Teaching in Alaska
Nestled high in the northern latitudes, Alaska is a state with many challenges. In the northernmost regions, the sun doesn’t set through part of the summer, and doesn’t rise through part of the winter. Many regions in rural Alaska are difficult to access, and unconnected to the more developed portions of Alaska by road. Moreover, as much as 80 percent of the rural school population is composed of Alaskan Natives who are learning English as a second language. Teaching in such a frontier environment, amidst amazing geography and amongst varying cultures, can itself be an educational experience for any teacher. To attract educators to its state, Alaska rewards its teachers with some of the highest teacher salaries to be found in the nation.In April 2011, the Task Force on Higher Education and Career Readiness published its final recommendations, setting the goal that 100 percent of high school graduates have the skills necessary for career or postsecondary education, without the need for remedial classes. The task force believed this goal to be attainable, though ambitious—as of 2010, about 50 percent of high-school freshmen in Alaska needed to take remedial classes in English and math. Other recommendations included increasing vocational education, introducing college planning to middle school students, promoting bridging programs (particularly in rural areas), promoting merit-based scholarships, using more culturally relevant curriculum for the state’s diverse ethnic populations, and strengthening schools through the collection and sharing of data. The state legislature has already responded to many of these recommendations, increasing funding to vocational programs, and using school data to better target education funds. The Task Force on Theme-Based Education published its final report in January 2012. Theme-based education refers to an alternative teaching pedagogy where curriculum is presented in context of students’ cultural life experience and expectations. For example, some communities have for generations been built upon fishing or whaling. (Outside of Alaska, Future Farmers of America represents an analogous program for agricultural communities.) The task force believes that more relevant curriculum will go a long way in meeting the educational goals for Alaska’s diverse rural communities, and recommends supporting theme-based education in those districts where standard programs have proven ineffective. Alaska has also explored expanding its early childhood education programs. Governor Sean Parnell has stated that he wants to make sure the state is prepared to step in to help parents in need, but does not want to establish a cradle-to-grave educational mandate and bureaucracy.In order to be licensed to teach in Alaska, you must have at least a bachelor’s degree and complete an approved teacher preparation program. If attending school outside of Alaska, you must complete a nationally recognized program based on the National Council for Accreditation of Teacher Education (NCATE) standards. After completion of such a program, prospective teachers must pass a general skills examination such as the Praxis I (although applicants from other states may take the test particular to their state, such as California’s CBEST or Washington’s WEST-B) as well as the Praxis II content test for their subject area. Alaska teaching licenses come in three tiers: an initial license (which may be obtained while enrolled in a teacher preparation program, as long as the teacher completes the program within two years), a professional license (requiring coursework in Alaska studies and Cross-Cultural Communications), and a master’s license. Additional information on these and other certification matters can be found at the Alaska Teaching Certification website.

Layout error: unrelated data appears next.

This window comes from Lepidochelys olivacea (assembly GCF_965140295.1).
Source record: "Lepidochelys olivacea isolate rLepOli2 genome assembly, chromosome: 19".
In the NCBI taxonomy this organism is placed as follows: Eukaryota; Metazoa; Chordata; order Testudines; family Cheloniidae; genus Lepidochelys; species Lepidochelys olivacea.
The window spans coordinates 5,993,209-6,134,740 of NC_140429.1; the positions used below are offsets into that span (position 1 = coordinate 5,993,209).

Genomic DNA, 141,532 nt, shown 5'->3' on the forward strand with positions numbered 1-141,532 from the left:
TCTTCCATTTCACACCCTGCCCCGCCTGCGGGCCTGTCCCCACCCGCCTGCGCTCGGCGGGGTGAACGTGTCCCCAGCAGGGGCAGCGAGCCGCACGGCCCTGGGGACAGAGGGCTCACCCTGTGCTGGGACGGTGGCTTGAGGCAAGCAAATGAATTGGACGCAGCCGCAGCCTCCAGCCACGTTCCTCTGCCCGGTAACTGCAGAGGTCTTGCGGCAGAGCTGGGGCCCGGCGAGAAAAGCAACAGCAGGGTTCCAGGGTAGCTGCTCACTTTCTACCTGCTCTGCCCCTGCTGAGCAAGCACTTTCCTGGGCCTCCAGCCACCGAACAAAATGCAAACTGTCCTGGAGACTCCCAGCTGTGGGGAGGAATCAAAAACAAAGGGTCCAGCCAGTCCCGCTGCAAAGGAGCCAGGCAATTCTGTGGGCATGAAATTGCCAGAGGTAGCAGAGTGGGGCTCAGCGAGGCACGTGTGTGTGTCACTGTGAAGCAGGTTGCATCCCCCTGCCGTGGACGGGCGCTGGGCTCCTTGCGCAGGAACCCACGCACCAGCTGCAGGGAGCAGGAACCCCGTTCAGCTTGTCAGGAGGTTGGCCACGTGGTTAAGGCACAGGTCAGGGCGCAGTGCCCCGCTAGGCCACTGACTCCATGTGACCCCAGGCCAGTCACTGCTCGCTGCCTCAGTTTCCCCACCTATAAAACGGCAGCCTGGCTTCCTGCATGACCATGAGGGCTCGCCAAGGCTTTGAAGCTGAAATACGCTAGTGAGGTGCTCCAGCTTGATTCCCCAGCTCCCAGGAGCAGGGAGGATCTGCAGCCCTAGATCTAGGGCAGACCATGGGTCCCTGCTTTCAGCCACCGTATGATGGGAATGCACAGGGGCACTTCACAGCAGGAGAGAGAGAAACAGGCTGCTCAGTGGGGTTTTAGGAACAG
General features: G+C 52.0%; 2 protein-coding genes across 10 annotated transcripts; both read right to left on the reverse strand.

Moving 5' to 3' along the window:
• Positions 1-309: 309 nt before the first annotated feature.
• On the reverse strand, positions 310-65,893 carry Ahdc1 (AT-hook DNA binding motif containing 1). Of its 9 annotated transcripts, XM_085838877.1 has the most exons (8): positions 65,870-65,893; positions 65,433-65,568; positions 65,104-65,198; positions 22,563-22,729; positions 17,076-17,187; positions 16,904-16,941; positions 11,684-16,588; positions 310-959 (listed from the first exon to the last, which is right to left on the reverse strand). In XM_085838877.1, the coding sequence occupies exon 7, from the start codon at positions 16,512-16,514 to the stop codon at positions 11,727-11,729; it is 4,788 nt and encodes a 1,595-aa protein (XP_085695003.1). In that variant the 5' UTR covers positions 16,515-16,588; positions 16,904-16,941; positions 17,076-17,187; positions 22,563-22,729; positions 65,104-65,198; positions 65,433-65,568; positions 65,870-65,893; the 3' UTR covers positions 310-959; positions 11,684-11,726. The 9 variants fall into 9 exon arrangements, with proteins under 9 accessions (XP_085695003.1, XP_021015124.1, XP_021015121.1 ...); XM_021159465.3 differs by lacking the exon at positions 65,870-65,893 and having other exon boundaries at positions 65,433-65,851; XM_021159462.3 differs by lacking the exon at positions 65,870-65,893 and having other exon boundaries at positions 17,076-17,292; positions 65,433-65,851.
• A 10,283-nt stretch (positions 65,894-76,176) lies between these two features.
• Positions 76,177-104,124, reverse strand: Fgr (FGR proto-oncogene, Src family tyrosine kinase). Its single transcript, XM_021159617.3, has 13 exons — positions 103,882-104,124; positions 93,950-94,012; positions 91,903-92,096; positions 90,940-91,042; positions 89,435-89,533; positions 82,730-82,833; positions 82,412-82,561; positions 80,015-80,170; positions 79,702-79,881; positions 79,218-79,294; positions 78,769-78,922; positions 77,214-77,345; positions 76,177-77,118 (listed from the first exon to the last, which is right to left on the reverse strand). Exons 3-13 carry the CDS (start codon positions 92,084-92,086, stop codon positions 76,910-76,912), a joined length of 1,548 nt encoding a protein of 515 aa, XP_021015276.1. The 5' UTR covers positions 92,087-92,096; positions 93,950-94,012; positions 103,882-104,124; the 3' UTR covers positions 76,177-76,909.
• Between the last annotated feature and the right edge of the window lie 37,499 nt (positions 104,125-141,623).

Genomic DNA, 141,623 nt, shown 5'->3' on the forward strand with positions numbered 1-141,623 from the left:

- What’s the education climate in Alaska?
- How’s the job outlook for Alaska teachers?
- What benefits do Alaska teachers have?
- What are the credentialing requirements in Alaska?
- Find schools offering Masters in Education in Alaska
What’s the education climate in Alaska?Since 2004, the state of Alaska has nearly doubled the amount of money it spends on education each year. As of 2012, about half of the state’s entire budget goes to education. Much of this increase has been done in an effort to bring up students’ test scores, which in 2004 were among the lowest in the nation. However, student test scores in the state have not risen as hoped, prompting legislators to look for additional means of improving the educational system. To that end, two major task forces were commissioned to investigate and make recommendations for change.
Average Salaries for Alaska Teachers
- Elementary School: $72,090
- Middle School: $69,680
- High School: $69,730
- All Alaska Jobs: $51,590 Source: U.S. Bureau of Labor Statistics